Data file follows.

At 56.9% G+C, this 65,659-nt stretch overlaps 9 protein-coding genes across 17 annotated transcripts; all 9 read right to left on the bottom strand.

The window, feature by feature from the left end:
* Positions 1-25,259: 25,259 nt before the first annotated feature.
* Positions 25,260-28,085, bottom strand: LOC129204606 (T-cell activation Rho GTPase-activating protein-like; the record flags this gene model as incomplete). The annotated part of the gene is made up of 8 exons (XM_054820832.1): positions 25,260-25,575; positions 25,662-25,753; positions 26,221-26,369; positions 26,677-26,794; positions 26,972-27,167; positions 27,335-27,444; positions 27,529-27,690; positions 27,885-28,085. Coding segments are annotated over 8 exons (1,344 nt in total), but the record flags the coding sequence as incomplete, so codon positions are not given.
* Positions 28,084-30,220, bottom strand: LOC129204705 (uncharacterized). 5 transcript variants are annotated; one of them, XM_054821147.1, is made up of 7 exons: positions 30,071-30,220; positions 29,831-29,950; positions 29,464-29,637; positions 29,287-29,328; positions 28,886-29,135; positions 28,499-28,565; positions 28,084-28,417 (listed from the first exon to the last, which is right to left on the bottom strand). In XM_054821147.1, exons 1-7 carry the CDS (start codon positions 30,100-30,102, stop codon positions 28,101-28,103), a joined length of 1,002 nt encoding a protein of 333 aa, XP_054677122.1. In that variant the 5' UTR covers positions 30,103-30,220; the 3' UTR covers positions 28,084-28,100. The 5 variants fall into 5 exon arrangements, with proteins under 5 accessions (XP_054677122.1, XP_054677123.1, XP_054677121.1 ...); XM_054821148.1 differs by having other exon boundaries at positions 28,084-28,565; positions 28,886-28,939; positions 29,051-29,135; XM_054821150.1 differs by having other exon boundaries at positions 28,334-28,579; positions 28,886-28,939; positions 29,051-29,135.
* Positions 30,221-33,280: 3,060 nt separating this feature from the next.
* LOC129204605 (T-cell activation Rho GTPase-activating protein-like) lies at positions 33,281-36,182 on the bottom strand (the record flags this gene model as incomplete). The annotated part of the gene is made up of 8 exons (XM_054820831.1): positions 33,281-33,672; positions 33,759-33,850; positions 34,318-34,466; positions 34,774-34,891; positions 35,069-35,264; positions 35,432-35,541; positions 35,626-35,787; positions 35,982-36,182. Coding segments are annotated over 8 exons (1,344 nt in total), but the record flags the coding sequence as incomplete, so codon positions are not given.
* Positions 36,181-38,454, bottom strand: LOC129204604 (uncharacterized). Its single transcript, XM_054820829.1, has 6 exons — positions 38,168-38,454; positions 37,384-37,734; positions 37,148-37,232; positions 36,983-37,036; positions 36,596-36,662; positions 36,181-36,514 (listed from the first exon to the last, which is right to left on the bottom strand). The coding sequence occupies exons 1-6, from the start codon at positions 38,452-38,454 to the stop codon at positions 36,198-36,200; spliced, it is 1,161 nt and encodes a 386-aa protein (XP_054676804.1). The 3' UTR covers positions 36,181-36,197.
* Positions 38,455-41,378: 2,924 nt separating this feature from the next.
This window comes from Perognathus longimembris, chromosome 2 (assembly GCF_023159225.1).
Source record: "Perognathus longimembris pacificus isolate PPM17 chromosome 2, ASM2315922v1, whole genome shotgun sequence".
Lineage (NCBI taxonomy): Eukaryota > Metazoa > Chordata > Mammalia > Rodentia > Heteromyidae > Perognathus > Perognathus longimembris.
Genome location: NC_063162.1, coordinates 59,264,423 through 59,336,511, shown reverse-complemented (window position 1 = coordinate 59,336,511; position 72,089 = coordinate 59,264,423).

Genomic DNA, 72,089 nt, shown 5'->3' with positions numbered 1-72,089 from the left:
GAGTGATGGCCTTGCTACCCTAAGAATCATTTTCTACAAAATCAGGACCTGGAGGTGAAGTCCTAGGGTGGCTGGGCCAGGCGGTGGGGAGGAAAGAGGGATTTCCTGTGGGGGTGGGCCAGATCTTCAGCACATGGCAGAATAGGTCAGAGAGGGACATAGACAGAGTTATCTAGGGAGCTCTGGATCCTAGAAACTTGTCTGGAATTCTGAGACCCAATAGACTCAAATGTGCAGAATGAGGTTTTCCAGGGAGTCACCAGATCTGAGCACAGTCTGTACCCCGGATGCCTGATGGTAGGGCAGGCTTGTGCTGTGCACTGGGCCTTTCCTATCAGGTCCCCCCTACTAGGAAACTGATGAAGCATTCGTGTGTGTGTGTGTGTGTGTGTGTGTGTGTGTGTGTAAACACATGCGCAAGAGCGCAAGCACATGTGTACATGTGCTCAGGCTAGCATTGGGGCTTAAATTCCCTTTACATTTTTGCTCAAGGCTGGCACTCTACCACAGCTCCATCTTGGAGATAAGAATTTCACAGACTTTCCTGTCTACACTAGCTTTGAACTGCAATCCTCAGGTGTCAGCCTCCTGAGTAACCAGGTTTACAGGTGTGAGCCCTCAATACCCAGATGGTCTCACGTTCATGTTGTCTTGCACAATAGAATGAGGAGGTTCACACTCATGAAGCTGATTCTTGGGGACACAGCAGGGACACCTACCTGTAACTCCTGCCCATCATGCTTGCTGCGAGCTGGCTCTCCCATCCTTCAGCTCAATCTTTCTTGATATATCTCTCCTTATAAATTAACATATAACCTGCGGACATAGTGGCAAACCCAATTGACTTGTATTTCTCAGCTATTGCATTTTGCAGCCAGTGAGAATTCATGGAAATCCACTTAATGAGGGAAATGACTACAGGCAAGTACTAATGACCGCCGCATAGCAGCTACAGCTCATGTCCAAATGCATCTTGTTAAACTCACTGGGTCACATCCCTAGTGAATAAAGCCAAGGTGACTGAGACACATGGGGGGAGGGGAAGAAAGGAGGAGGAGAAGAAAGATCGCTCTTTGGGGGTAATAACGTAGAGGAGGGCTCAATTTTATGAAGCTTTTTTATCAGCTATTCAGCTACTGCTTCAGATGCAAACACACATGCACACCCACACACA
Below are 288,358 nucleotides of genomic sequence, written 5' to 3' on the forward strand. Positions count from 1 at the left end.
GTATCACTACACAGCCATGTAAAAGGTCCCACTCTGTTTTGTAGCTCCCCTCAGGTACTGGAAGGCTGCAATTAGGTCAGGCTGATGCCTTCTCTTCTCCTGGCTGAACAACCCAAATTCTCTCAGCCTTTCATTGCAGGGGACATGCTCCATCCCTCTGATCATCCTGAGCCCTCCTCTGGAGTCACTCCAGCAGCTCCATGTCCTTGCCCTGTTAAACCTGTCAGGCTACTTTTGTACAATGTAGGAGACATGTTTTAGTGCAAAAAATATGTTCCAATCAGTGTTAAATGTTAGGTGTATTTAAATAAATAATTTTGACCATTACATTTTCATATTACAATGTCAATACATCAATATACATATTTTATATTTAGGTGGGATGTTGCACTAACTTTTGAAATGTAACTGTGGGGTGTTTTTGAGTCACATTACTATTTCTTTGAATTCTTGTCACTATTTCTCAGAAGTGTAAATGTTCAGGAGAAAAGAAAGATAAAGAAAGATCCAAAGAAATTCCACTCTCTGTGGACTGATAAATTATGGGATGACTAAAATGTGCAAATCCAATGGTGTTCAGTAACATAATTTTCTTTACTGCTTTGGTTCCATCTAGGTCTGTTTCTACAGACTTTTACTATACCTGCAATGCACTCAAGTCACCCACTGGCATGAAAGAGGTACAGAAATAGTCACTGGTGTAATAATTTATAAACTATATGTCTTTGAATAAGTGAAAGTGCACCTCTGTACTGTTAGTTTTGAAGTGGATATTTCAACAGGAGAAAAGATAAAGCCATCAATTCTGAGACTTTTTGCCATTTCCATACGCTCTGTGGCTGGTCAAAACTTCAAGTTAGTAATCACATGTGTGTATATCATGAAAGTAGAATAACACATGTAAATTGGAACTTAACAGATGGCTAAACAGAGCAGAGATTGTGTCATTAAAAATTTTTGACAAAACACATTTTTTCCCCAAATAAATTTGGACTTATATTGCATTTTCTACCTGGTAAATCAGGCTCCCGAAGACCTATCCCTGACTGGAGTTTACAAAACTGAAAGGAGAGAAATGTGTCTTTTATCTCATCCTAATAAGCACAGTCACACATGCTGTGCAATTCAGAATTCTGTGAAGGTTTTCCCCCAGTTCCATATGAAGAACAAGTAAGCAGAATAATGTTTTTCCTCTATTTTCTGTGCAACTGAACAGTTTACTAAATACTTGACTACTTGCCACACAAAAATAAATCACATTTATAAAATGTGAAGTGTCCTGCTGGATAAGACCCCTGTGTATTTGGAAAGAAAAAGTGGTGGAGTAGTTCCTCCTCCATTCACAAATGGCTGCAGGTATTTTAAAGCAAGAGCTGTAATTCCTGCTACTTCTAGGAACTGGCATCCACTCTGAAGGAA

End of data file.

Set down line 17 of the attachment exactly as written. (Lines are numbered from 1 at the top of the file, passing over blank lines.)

GTATCACTACACAGCCATGTAAAAGGTCCCACTCTGTTTTGTAGCTCCCCTCAGGTACTGGAAGGCTGCAATTAGGTCAGGCTGATGCCTTCTCTTCTCCTGGCTGAACAACCCAAATTCTCTCAGCCTTTCATTGCAGGGGACATGCTCCATCCCTCTGATCATCCTGAGCCCTCCTCTGGAGTCACTCCAGCAGCTCCATGTCCTTGCCCTGTTAAACCTGTCAGGCTACTTTTGTACAATGTAGGAGACATGTTTTAGTGCAAAAAATATGTTCCAATCAGTGTTAAATGTTAGGTGTATTTAAATAAATAATTTTGACCATTACATTTTCATATTACAATGTCAATACATCAATATACATATTTTATATTTAGGTGGGATGTTGCACTAACTTTTGAAATGTAACTGTGGGGTGTTTTTGAGTCACATTACTATTTCTTTGAATTCTTGTCACTATTTCTCAGAAGTGTAAATGTTCAGGAGAAAAGAAAGATAAAGAAAGATCCAAAGAAATTCCACTCTCTGTGGACTGATAAATTATGGGATGACTAAAATGTGCAAATCCAATGGTGTTCAGTAACATAATTTTCTTTACTGCTTTGGTTCCATCTAGGTCTGTTTCTACAGACTTTTACTATACCTGCAATGCACTCAAGTCACCCACTGGCATGAAAGAGGTACAGAAATAGTCACTGGTGTAATAATTTATAAACTATATGTCTTTGAATAAGTGAAAGTGCACCTCTGTACTGTTAGTTTTGAAGTGGATATTTCAACAGGAGAAAAGATAAAGCCATCAATTCTGAGACTTTTTGCCATTTCCATACGCTCTGTGGCTGGTCAAAACTTCAAGTTAGTAATCACATGTGTGTATATCATGAAAGTAGAATAACACATGTAAATTGGAACTTAACAGATGGCTAAACAGAGCAGAGATTGTGTCATTAAAAATTTTTGACAAAACACATTTTTTCCCCAAATAAATTTGGACTTATATTGCATTTTCTACCTGGTAAATCAGGCTCCCGAAGACCTATCCCTGACTGGAGTTTACAAAACTGAAAGGAGAGAAATGTGTCTTTTATCTCATCCTAATAAGCACAGTCACACATGCTGTGCAATTCAGAATTCTGTGAAGGTTTTCCCCCAGTTCCATATGAAGAACAAGTAAGCAGAATAATGTTTTTCCTCTATTTTCTGTGCAACTGAACAGTTTACTAAATACTTGACTACTTGCCACACAAAAATAAATCACATTTATAAAATGTGAAGTGTCCTGCTGGATAAGACCCCTGTGTATTTGGAAAGAAAAAGTGGTGGAGTAGTTCCTCCTCCATTCACAAATGGCTGCAGGTATTTTAAAGCAAGAGCTGTAATTCCTGCTACTTCTAGGAACTGGCATCCACTCTGAAGGAA